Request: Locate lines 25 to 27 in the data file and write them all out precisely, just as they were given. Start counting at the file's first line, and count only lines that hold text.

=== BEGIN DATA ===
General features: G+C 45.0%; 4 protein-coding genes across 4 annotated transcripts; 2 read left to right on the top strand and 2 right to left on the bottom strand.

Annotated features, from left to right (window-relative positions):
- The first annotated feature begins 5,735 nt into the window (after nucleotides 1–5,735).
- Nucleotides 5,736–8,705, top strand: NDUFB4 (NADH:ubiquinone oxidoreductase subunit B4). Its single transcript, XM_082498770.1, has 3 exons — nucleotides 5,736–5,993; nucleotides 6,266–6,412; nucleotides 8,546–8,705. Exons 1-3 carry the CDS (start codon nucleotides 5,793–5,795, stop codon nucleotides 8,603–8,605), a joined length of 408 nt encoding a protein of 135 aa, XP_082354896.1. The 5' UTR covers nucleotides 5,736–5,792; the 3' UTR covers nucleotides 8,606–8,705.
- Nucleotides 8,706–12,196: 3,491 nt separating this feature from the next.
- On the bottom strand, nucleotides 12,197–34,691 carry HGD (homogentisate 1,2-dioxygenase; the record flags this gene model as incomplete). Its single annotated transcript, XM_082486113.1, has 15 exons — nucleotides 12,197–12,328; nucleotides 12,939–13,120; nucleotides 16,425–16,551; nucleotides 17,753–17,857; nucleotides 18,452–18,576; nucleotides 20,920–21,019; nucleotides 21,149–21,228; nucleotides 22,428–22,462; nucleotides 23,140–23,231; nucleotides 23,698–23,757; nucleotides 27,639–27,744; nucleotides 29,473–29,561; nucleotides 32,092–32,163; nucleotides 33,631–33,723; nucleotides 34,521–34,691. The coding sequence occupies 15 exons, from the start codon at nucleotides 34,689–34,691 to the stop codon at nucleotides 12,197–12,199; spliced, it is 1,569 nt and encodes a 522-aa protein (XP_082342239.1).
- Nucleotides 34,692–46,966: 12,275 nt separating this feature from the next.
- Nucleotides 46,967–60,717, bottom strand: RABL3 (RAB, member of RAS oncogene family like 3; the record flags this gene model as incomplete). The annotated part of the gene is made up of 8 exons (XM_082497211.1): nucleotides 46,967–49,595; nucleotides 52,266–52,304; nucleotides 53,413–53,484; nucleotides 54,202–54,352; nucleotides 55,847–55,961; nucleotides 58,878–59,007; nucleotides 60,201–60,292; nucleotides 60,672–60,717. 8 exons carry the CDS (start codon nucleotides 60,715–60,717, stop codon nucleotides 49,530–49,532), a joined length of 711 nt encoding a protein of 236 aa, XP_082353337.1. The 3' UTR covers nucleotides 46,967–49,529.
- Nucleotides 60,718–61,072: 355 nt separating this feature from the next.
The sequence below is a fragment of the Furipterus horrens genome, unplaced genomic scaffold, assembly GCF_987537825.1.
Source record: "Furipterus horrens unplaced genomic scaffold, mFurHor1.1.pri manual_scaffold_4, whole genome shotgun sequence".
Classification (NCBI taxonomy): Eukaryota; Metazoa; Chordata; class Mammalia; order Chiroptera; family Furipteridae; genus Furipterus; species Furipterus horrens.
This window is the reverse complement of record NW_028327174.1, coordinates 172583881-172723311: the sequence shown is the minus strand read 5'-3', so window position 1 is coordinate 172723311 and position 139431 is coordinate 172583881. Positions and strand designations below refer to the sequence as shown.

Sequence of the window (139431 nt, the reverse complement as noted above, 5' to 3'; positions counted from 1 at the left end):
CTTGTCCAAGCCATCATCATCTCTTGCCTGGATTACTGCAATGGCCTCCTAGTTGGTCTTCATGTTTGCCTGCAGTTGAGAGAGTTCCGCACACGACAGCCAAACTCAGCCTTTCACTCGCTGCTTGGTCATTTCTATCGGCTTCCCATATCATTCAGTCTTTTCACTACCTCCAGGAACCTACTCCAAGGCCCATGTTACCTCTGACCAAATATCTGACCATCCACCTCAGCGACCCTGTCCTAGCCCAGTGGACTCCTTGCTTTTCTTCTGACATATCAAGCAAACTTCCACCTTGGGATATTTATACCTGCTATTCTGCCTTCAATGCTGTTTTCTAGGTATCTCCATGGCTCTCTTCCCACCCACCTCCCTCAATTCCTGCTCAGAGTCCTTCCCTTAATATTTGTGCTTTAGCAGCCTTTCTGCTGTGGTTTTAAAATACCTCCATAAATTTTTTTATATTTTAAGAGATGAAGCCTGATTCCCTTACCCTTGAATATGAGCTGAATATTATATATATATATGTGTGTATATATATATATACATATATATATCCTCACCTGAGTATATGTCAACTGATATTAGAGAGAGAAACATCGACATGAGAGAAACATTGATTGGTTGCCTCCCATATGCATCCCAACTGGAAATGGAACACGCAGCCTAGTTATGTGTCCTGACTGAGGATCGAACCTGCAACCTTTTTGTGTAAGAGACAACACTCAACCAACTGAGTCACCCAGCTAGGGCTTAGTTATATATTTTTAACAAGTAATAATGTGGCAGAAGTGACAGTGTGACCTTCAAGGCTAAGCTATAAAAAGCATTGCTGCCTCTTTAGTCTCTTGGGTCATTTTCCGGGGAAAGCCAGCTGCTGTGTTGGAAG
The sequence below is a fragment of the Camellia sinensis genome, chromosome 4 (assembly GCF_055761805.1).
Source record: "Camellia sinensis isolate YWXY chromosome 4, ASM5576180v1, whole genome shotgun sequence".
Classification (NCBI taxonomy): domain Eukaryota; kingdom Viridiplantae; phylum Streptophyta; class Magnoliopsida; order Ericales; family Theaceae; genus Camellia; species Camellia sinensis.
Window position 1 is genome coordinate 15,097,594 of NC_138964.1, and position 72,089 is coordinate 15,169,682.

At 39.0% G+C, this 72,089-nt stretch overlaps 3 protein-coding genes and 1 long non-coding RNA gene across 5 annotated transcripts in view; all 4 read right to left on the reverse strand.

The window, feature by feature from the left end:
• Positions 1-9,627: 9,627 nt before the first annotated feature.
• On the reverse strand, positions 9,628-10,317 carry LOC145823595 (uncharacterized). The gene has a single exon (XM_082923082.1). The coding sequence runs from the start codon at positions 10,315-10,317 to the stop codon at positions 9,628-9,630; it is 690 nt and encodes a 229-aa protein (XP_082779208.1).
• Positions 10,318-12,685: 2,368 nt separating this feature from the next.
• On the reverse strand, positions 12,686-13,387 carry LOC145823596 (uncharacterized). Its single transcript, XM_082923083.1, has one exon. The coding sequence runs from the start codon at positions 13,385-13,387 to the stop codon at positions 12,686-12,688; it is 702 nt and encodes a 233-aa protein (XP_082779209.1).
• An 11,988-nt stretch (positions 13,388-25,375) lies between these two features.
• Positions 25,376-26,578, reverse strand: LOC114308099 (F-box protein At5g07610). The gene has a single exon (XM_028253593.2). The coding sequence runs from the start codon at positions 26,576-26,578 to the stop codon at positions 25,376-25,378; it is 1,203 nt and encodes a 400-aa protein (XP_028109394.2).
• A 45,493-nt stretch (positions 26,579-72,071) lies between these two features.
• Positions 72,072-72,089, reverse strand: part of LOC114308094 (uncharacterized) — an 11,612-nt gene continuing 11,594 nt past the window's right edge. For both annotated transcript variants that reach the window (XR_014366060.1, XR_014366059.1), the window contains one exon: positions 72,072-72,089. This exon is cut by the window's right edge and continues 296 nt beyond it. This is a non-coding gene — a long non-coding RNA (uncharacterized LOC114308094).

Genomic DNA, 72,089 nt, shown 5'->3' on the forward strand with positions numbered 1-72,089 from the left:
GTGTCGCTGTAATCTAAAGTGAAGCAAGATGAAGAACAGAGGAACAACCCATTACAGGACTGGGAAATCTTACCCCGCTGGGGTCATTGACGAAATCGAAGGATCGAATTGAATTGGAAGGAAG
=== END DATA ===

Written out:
• On the reverse strand, positions 12,686-13,387 carry LOC145823596 (uncharacterized). Its single transcript, XM_082923083.1, has one exon. The coding sequence runs from the start codon at positions 13,385-13,387 to the stop codon at positions 12,686-12,688; it is 702 nt and encodes a 233-aa protein (XP_082779209.1).
• An 11,988-nt stretch (positions 13,388-25,375) lies between these two features.
• Positions 25,376-26,578, reverse strand: LOC114308099 (F-box protein At5g07610). The gene has a single exon (XM_028253593.2). The coding sequence runs from the start codon at positions 26,576-26,578 to the stop codon at positions 25,376-25,378; it is 1,203 nt and encodes a 400-aa protein (XP_028109394.2).